Originally posted by chesspieceface: Mine will be shredded and made into a biodegradable coffin.
The best solution yet!
Reliving my childhood one piece of painted plastic and slab of cardboard at a time.
January 14, 2014, 07:38 PM
In collecting comic books and coins, I've noticed people pay huge premiums for items which are graded, and then graded again by a second company. And then even more if they were held by a notable collector. This might be heresy to some, but why not create a stamp, logo, or initial base to use, and then deface your super collectibles so that they will be permanently linked to you.
If you want the cards linked to you, but don't want to deface your cards, you can have them graded by Beckett (BGS), and they offer a pedigree personalization service, where you can add a line of text to the label. So you can add "From the XXXXX collection." for example.
If you do decide to leave your collection to your family in a will, at least include a detailed list of the best cards in the collection, with an estimated sale price. Your family will be a lot more careful about selling the cards, or will care a lot more about keeping them, if they have some clue about what the collection is worth. They also won't sell off a $20k collection for $500!
Also, while it may seem daunting to sell your collection on ebay, just make sure you have a plan. You can decide each week to sell off one set (I think most of us can handle the amount of work that would take). In a year, you can have 52 sets sold off. That's the key, divide up a seemingly impossible huge task into small doable chunks.
If your goal is just to sell off your collection as quickly as possible, then start your items at auction at $0.99. They will sell quick... of course you will probably lose money. If you can be at least a little patient, start your auctions off at 50-75% of what the item is worth (or if you really don't need to sell them quickly, start them at 90%), and you will probably do much better.
January 15, 2014, 12:42 PM
I may be traveling in the wrong collecting circles, and I'm sure my own card collection is hardly museum worthy , but I don't see much interest in graded cards anymore. It was an idea that kind of peaked when people did not get the added premiums when selling graded cards that they were expecting. In fact, many buyers hated slabbed cards and preferred to stay away from them when it was a modern issue.
There are certain cards and certain circumstances where I can see the advantages to get a grading service, but just to personally identify your cards to you is one I hadn't heard. I don't see the point, especially if you are talking about disposing of your collection. By having random, average cards graded you are actually limiting the number of people who will be interested in buying them and you are incurring added expense that you may not get back in the end.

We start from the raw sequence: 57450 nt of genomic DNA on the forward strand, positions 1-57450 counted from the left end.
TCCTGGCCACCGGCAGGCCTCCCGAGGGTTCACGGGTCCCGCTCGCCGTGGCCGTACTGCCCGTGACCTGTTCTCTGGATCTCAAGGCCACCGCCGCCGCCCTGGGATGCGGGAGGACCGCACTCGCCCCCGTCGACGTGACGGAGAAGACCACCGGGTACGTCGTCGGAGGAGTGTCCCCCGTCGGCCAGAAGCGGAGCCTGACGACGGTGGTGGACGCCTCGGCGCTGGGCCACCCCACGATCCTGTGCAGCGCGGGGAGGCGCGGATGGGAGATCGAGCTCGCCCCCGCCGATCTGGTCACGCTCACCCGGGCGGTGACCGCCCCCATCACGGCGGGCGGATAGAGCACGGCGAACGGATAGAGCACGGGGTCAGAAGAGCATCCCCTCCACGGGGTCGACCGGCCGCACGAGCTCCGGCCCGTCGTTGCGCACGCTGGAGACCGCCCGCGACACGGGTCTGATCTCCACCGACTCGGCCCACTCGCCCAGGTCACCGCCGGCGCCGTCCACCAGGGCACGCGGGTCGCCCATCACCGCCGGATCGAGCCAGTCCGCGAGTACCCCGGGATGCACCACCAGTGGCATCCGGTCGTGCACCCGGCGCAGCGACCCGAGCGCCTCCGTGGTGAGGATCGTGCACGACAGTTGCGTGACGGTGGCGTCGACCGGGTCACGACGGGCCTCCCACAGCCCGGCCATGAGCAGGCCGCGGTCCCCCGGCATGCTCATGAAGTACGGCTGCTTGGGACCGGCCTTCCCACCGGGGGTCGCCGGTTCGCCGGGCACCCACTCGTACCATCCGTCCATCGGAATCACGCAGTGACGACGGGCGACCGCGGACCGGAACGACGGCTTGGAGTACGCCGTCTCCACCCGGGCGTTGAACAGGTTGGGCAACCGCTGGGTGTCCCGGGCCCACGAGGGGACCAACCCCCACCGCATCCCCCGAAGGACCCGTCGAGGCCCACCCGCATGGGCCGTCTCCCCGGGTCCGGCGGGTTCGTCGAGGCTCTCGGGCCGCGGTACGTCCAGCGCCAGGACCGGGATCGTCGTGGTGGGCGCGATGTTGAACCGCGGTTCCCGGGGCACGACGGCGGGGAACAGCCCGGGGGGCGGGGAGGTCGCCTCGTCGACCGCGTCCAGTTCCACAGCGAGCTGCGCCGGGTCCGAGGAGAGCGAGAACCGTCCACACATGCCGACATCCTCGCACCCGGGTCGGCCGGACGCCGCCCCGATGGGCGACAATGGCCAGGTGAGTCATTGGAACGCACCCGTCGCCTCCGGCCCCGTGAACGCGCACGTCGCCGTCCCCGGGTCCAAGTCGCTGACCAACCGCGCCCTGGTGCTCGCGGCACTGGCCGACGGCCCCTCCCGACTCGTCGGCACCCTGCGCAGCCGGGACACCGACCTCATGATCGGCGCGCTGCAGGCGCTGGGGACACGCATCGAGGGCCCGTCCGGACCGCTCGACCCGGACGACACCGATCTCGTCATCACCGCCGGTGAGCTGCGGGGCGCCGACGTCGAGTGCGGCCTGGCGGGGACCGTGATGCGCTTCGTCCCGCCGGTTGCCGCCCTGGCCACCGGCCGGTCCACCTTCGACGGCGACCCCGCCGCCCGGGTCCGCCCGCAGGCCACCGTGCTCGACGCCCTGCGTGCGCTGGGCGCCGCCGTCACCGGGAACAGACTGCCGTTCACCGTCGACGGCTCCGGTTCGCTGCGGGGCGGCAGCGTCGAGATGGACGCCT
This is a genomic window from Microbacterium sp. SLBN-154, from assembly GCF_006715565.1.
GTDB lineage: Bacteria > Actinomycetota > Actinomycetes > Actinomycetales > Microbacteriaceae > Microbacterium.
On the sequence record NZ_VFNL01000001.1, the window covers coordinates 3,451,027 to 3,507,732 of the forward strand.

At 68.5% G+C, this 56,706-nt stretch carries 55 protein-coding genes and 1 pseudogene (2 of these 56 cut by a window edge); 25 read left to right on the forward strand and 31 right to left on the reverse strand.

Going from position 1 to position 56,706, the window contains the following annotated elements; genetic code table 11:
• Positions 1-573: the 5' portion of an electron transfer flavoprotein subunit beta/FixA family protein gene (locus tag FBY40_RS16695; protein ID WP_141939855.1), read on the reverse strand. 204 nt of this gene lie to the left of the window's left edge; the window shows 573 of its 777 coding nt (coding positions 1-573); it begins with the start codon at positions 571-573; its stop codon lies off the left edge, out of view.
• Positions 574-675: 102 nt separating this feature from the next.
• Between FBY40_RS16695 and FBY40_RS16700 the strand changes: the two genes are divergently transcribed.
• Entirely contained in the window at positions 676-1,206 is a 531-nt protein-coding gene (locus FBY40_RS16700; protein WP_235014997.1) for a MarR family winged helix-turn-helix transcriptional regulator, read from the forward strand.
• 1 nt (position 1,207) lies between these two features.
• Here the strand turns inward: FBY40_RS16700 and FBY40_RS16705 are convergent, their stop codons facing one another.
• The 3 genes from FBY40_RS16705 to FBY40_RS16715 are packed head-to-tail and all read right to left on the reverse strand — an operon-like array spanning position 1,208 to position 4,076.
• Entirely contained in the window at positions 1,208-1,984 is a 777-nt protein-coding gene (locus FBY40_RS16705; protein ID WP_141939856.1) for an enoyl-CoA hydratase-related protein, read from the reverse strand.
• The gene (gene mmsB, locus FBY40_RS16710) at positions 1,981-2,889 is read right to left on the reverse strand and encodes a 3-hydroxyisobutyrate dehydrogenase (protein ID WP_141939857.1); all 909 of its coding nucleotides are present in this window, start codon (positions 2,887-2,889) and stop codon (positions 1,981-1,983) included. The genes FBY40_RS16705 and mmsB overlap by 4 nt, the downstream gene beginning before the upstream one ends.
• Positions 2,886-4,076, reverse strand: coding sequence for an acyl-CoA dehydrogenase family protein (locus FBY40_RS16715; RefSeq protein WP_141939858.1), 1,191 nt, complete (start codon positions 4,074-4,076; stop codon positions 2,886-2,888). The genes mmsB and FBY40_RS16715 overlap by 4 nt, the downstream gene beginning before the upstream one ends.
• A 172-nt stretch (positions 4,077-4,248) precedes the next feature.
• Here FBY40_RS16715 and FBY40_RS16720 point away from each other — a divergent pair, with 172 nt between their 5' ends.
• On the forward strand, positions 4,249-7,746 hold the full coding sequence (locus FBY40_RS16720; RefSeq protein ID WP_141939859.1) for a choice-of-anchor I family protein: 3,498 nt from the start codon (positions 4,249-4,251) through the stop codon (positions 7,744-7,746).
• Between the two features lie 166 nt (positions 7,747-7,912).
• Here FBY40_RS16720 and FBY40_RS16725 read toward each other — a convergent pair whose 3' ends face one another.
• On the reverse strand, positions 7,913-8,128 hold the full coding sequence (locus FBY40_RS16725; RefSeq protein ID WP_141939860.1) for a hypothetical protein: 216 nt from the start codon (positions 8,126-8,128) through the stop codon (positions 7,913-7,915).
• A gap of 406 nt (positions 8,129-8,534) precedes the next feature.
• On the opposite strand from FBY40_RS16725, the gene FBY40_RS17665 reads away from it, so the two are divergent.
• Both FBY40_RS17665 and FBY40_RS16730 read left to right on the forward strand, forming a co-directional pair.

And speaking to CPF bio-degradable coffin, it reminds me of the old Viking funeral ritual where everything the deceased had was burned up with the body on a boat. Seems like an excellent way of taking it with you.
Of course I think they sometimes wanted their wives to be on the boat too, and you know that was taking the notion way too far. Guess that's one of the reasons why we don't see any Viking funerals anymore.This message has been edited. Last edited by: Raven,
January 15, 2014, 03:44 PM
Ace of Hearts
I'm taking them with me. Try and stop me. Ace
January 16, 2014, 04:23 AM
I've spoken to quite a few customers about this, and none of them had really thought about it. I think a good idea would be to go through your collection and jot down the value of the cards. We all like to look through our collections, and I'd suggest using Jeff Allenders' site so you don't have to write everything down, just print out a page for each set, and write prices down next to the cards. At least if your family has an idea they were worth $20,000 then hopefully they wont sell them for $500. About a year ago, a customer came to one of the UK shows with a Journey into Mystery 83 (1st appearance of Thor) he sold it to a dealer for $2000. He'd bought it in a yard sale for $2.That's what really stated me thinking.I'll be gone, but with the correct information, maybe it'll pay for a family holiday rather than a weekend away for two. I'm going to make sure my family knows the value (or relative value) of my stuff. Then it's their choice.
____________________ What do you call a set missing more than 10 cards? Singles!
April 23, 2015, 08:28 PM
I'm late to this party but the private auction is probably the best option if you want to unload your collection while you're still here.
I think anyone with a really big collection might want to spring for having an auction catalogue printed up. I would think the cost would be recouped from potential bidders wanting one as a future reference. I have friends who have kept old auction catalogues for the same reason. Topps had an auction years ago and the catalogue became a collectible itself, selling and reselling years afterward.